For example, I'm a bit of a packrat, so I can't bring myself to throw
away, no matter what condition they're in or how useless they've
I had a bunch of AC adapters from old cordless telephones, answering
and other appliances I honestly don't even remember owning all jammed
boxes in the bottom of the closet. I sold those. I don't
know how or why, but someone wanted them. Given enough time or
you can sell just about anything on eBay.
Seriously, no matter how
an auction I threw together, I managed to sell things. For
I had several pairs of Converse Chuck Taylors that were literally
apart. My mom would have killed me if she saw me in them on the
Dani was ready to choke me over them. Throw them out, she
But I'm a cheapskate, so I figured, hey, if anyone buys these for $5,
I've made a little money off of them. When you're selling loads
junk on eBay, you're already going to make several trips to the PO, so
what's another box?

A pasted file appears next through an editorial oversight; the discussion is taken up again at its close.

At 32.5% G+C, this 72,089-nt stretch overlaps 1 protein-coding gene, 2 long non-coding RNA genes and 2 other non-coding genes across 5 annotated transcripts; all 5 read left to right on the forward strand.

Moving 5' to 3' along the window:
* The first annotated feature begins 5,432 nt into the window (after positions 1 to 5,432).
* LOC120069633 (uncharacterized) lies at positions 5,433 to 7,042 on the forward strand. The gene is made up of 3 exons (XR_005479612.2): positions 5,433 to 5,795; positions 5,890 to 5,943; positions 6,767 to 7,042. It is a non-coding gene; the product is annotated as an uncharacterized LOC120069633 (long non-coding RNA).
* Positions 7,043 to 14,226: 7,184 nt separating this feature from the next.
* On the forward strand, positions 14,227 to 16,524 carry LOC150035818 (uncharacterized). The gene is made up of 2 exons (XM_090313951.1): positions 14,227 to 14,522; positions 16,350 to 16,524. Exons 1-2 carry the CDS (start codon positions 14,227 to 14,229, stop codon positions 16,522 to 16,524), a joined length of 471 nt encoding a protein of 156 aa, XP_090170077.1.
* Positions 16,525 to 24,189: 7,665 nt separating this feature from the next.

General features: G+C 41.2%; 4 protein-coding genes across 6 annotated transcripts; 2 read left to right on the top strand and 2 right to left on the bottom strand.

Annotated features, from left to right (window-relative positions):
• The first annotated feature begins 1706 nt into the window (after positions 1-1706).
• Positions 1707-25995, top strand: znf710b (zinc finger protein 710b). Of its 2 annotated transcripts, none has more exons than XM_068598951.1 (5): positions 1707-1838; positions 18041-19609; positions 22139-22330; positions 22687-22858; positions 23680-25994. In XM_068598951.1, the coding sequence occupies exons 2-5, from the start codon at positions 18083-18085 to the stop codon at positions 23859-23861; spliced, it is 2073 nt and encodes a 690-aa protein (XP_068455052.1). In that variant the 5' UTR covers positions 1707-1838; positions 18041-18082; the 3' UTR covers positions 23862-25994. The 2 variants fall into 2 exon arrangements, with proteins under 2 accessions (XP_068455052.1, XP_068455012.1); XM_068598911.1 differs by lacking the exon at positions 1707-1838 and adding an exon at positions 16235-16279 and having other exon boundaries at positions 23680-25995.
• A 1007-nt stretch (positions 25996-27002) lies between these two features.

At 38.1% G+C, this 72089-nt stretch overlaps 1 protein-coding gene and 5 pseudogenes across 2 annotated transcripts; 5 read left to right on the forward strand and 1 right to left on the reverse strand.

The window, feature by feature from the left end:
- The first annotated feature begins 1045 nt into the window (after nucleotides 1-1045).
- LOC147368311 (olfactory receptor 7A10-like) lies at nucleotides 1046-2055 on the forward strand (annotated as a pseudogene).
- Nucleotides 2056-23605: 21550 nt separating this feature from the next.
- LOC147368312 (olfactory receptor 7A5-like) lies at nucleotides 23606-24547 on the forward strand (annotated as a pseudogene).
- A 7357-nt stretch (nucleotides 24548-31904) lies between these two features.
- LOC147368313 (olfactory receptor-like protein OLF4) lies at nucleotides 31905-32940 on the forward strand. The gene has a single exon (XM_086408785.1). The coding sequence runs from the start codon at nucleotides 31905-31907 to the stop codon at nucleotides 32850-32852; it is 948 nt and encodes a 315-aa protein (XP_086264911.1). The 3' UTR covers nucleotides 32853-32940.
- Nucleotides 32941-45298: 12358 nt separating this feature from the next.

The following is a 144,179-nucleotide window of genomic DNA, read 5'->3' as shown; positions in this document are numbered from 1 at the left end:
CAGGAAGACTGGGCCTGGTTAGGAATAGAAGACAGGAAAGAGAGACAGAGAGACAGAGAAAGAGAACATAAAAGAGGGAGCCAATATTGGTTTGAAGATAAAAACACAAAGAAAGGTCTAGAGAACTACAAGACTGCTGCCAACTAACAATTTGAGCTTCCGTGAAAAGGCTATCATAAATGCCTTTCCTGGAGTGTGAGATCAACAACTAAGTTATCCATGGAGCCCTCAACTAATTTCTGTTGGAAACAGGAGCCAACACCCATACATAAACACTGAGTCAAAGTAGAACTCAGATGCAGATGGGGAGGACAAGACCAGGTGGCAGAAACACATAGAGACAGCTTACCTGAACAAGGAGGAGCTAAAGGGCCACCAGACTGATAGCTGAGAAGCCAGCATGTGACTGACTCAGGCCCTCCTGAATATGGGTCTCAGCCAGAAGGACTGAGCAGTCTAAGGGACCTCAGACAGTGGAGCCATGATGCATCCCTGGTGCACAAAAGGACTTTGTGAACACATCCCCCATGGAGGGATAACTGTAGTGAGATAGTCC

I listed three pairs of these
shoes in the same auction, and was sure to say that they were a few
around the track shy of completely destroyed. I didn't want
thinking they were even remotely wearable. I explained that the
were coming off the bottoms and they were full of holes. In fact,
there was little else to them but laces and stitches in the patches of
canvas that remained. Most of the rivets had even fallen
But any money is better than none, so I started the bidding at $5.
The auction closed at just
under $90 for
the three pairs. I don't think I paid much more than that for the
lot of them brand new. That meant there was someone out there
to pay $89 dollars who was bidding against the other guy. Dani
hey, as long as I had no problem with whatever this foot freak did with